Abashed the Devil stood,

And felt how awful goodness is.

In Memoriam A.H.H. – Lord Alfred Tennyson This poem has already been quoted, but I like it a lot! Here’s another excerpt:

Let Love clasp Grief lest both be drown’d,

Let darkness keep her raven gloss:

Ah, sweeter to be drunk with loss,

To dance with death, to beat the ground.

And that’s all for this post! What do you think of Cassandra Clare’s taste in poetry? Is this the sort of thing you would normally read?

Thanks for reading, and have a lovely day!

~Dani

Clockwork Princess and Poetry #1

If you’ve been around for a while, you may remember that time I trawled through Clockwork Angel (Cassandra Clare) and collected all the poetry into a post…or five. It took a while, but it was fun! Or, at least, I thought it was fun. So we’re doing it again! I know that Clockwork Prince would be the next logical choice, but I can’t find it, so we’re moving on.

In Memoriam A.H.H. – Alfred Lord Tennyson I love this poem! Cassandra quotes so much Tennyson, and I honestly can’t blame her. This poem is really long, but lovely.

We have but faith: we cannot know;
For knowledge is of things we see
And yet we trust it comes from thee,
A beam in darkness: let it grow.

British Folk Rhyme This is a cute little traditional poem! I like how it sounds when you read it out loud.

Marry on Monday for health,

Tuesday for wealth,

Wednesday the best day of all,

Thursday for crosses,

Friday for losses, and

Saturday for no luck at all.

The Conqueror Worm – Edgar Allan Poe I think this is a great poem! It’s dark and weird and creepy, but then again it is Poe.

Sit in a theatre, to see
   A play of hopes and fears,
While the orchestra breathes fitfully   
   The music of the spheres.
Carrion Comfort – Gerard Manley Hopkins I find this poem so unsettling, but it’s a really interesting one. Worth a read!
Not, I’ll not, carrion comfort, Despair, not feast on thee;
Not untwist — slack they may be — these last strands of man
In me ór, most weary, cry I can no more. I can;
Can something, hope, wish day come, not choose not to be.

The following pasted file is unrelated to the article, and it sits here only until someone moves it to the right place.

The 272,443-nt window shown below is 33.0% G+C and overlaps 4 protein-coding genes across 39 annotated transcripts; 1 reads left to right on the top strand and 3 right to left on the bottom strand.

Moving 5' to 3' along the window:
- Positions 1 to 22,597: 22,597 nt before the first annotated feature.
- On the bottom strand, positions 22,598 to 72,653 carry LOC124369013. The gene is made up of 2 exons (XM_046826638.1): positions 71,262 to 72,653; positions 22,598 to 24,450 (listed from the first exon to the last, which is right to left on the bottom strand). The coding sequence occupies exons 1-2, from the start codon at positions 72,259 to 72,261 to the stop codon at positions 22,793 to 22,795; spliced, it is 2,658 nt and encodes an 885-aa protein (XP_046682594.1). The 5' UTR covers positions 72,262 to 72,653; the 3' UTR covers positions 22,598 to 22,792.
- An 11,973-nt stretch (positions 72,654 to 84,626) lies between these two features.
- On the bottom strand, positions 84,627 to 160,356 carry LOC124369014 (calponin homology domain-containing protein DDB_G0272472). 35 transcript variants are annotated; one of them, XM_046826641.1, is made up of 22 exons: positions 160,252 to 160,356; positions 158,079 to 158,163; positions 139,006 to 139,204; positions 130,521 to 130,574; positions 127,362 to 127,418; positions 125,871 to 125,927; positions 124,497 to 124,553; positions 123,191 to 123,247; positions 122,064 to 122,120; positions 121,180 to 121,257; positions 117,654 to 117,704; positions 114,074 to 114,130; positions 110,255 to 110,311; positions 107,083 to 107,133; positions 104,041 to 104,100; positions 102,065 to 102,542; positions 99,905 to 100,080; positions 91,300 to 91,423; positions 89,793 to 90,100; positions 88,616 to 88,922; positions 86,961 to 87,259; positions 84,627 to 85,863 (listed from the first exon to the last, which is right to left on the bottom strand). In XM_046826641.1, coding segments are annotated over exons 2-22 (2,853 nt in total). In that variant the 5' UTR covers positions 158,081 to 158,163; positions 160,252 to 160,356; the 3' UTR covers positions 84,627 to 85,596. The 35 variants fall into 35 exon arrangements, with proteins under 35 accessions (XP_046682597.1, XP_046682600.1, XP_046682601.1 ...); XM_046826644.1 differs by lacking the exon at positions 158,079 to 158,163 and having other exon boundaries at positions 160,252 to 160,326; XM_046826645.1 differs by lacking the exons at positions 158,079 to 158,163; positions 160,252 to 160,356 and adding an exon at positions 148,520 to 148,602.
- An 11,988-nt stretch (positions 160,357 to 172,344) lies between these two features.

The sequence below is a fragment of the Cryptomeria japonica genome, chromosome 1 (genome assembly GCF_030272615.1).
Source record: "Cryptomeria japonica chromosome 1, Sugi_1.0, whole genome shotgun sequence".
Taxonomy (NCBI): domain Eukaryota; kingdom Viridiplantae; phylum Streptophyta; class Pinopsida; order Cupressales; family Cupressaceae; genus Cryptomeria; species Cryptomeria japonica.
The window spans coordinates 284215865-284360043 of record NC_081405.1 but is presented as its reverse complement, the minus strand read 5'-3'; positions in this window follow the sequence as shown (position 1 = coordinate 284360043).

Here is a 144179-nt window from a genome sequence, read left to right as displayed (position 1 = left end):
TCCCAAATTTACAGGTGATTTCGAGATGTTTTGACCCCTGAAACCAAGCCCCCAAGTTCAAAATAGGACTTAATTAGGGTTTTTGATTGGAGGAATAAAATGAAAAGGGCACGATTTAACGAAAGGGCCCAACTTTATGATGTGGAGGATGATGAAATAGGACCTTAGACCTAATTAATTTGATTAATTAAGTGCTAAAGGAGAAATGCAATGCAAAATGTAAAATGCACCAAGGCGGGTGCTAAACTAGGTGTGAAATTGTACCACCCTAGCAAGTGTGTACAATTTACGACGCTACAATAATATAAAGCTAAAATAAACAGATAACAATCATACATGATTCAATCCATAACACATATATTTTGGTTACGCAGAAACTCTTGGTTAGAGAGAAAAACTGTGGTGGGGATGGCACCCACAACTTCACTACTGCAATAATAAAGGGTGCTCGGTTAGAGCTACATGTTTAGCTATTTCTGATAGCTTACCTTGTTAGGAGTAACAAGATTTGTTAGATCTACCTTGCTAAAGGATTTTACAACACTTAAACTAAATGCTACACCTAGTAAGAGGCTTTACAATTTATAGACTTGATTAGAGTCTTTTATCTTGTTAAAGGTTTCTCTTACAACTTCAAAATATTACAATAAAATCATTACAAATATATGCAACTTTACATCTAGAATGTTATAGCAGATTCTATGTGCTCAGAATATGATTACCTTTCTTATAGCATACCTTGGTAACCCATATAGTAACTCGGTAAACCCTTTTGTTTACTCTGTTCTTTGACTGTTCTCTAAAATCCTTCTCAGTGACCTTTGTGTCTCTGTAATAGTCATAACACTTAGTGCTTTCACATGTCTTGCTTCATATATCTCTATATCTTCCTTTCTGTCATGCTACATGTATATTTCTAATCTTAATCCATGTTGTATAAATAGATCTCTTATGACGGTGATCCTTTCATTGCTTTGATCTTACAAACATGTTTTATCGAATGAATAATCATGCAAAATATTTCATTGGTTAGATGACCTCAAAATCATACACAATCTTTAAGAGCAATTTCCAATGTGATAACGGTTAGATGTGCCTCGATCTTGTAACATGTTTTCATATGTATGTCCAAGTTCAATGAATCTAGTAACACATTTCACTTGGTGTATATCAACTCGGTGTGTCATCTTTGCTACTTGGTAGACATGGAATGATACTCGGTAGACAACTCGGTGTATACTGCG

The Kitchie Boy This is a very old, traditional ballad. I couldn’t find the exact version that Bridget sings in the book; there are a lot of variations out there! This one is very similar, though, and it’s a lovely story!
She’s far awa frae me, lady
She’s far awa frae me
That has my heart a-keeping fast,
And my love still she’ll be.
And that’s all for now! Which poem is your favourite?
Thanks for reading, and have a lovely day!
~Dani

City of Ashes and Poetry

I’ve written a lot of posts about Cassandra Clare’s taste in poetry before, but it’s been a while! Today I’m going through the second book in her ‘The Mortal Instruments’ series – City of Ashes – and outlining all the wonderful poetry she uses. Enjoy!

This Bitter Language – Elka Cloke This is a beautiful poem, and belongs to a collection of the same title.

There are languages
of which you are the blueprints
and as we speak them
the city rises.

Night of Hell (from A Season in Hell) – Arthur Rimbaud I don’t think this is technically a poem, but it does read a lot like poetry. It’s a beautifully written piece, but very dark and disturbing.

Ah! To return to life! To stare at our deformities. And this poison, this eternally accursed embrace! My weakness, and the world’s cruelty! My God, have pity, hide me, I can’t control myself at all! – I am hidden, and I am not.

Inferno – Dante I think Clare quotes this poem a lot, and no wonder! It’s so fitting to the series.

Before me things created were none, save things

eternal, and eternal I endure.

All hope abandon, ye who enter here.

Dies Irae – Abraham Coles This is one of those religious poems that looks long, but is actually fairly quick to read and understand if you have at least a basic understanding of the Bible.

Day of tears and late repentance,
Man shall rise to hear his sentence:
Him, the child of guilt and error,
Spare, Lord, in that hour of terror!

And that’s all the poetry quoted in City of Ashes! Which one’s your favourite?

Thanks for reading, and have a lovely day!

~Dani

Books About: Vampires

I feel like vampires are a recurring theme in literature, and have I ever talked about them? Nope. I decided it was time to remedy that, and present to you some of my favourite books that involve vampires.

Vampires have been present in folklore internationally, although not always under the same name. They’re usually defined as undead people who thrive upon the blood of the living. It’s pretty grim, really.

There’s been a lot of debate as to where the word ‘vampire’ actually came from, and I actually just read a really interesting essay here! Some people look to the Slavonic synonym ‘upyr’, which is a derivative of the word for witch. Interesting, right? The perception of this creature has changed so much over time, to the point that we no longer really fear it but heavily romanticise it (okay, Twilight – that was your shout-out.)

I haven’t read a great deal about these creatures, but I really really liked the ones I’ve picked to talk about today, so I hope you enjoy!

1. Dracula – Bram Stoker Duh. The vampire story to end all vampire stories – need I say more? I love the kind of quaint British characters, and the creepy trips to Romania. Vampires make awesome villains!